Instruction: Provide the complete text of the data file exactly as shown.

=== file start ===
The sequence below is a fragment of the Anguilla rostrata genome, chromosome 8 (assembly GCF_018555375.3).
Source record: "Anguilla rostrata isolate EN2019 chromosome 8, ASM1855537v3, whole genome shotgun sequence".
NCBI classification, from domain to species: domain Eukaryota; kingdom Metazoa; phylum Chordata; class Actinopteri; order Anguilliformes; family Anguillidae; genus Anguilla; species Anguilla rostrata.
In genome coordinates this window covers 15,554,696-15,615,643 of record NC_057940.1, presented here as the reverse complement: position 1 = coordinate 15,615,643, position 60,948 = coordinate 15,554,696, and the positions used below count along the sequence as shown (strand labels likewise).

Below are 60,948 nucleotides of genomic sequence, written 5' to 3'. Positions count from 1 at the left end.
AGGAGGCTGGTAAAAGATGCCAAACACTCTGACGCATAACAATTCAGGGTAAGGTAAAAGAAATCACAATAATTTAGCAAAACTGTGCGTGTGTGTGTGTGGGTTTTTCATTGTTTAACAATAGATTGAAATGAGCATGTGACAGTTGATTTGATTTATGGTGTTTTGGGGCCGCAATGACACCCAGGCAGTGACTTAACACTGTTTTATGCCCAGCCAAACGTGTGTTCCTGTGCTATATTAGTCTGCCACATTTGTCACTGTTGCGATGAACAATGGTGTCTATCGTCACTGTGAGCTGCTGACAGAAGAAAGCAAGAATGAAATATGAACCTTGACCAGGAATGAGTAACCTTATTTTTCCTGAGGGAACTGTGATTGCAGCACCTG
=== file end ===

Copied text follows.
The sequence below is a fragment of the Anguilla rostrata genome, chromosome 8 (assembly GCF_018555375.3).
Source record: "Anguilla rostrata isolate EN2019 chromosome 8, ASM1855537v3, whole genome shotgun sequence".
NCBI classification, from domain to species: domain Eukaryota; kingdom Metazoa; phylum Chordata; class Actinopteri; order Anguilliformes; family Anguillidae; genus Anguilla; species Anguilla rostrata.
In genome coordinates this window covers 15,554,696-15,615,643 of record NC_057940.1, presented here as the reverse complement: position 1 = coordinate 15,615,643, position 60,948 = coordinate 15,554,696, and the positions used below count along the sequence as shown (strand labels likewise).

Below are 60,948 nucleotides of genomic sequence, written 5' to 3'. Positions count from 1 at the left end.
AGGAGGCTGGTAAAAGATGCCAAACACTCTGACGCATAACAATTCAGGGTAAGGTAAAAGAAATCACAATAATTTAGCAAAACTGTGCGTGTGTGTGTGTGGGTTTTTCATTGTTTAACAATAGATTGAAATGAGCATGTGACAGTTGATTTGATTTATGGTGTTTTGGGGCCGCAATGACACCCAGGCAGTGACTTAACACTGTTTTATGCCCAGCCAAACGTGTGTTCCTGTGCTATATTAGTCTGCCACATTTGTCACTGTTGCGATGAACAATGGTGTCTATCGTCACTGTGAGCTGCTGACAGAAGAAAGCAAGAATGAAATATGAACCTTGACCAGGAATGAGTAACCTTATTTTTCCTGAGGGAACTGTGATTGCAGCACCTG